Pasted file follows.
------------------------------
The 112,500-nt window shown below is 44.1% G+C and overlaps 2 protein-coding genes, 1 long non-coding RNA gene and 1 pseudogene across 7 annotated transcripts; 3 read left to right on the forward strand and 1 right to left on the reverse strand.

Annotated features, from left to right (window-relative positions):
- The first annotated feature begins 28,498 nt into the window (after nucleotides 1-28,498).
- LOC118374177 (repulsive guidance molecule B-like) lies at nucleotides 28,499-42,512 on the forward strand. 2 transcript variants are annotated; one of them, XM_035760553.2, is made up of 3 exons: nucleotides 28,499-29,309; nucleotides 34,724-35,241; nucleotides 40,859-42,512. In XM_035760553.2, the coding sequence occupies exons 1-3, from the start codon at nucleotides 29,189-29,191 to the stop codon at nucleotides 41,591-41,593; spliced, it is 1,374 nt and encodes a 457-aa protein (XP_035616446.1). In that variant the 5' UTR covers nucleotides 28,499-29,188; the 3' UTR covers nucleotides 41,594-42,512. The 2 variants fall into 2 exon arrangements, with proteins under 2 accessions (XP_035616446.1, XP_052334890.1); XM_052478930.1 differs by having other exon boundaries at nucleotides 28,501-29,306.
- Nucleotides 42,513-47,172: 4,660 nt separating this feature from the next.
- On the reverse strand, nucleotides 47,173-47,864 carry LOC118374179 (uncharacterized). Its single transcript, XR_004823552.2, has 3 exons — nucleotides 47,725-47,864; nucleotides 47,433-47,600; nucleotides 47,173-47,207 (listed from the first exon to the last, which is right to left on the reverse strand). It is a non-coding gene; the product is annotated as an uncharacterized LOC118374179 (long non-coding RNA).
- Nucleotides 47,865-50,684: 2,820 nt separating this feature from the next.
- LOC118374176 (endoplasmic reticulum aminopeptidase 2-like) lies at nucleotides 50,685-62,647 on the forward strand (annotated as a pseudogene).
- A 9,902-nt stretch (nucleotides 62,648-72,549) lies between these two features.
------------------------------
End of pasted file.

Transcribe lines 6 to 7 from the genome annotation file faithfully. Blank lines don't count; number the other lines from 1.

- On the reverse strand, nucleotides 47,173-47,864 carry LOC118374179 (uncharacterized). Its single transcript, XR_004823552.2, has 3 exons — nucleotides 47,725-47,864; nucleotides 47,433-47,600; nucleotides 47,173-47,207 (listed from the first exon to the last, which is right to left on the reverse strand). It is a non-coding gene; the product is annotated as an uncharacterized LOC118374179 (long non-coding RNA).
- Nucleotides 47,865-50,684: 2,820 nt separating this feature from the next.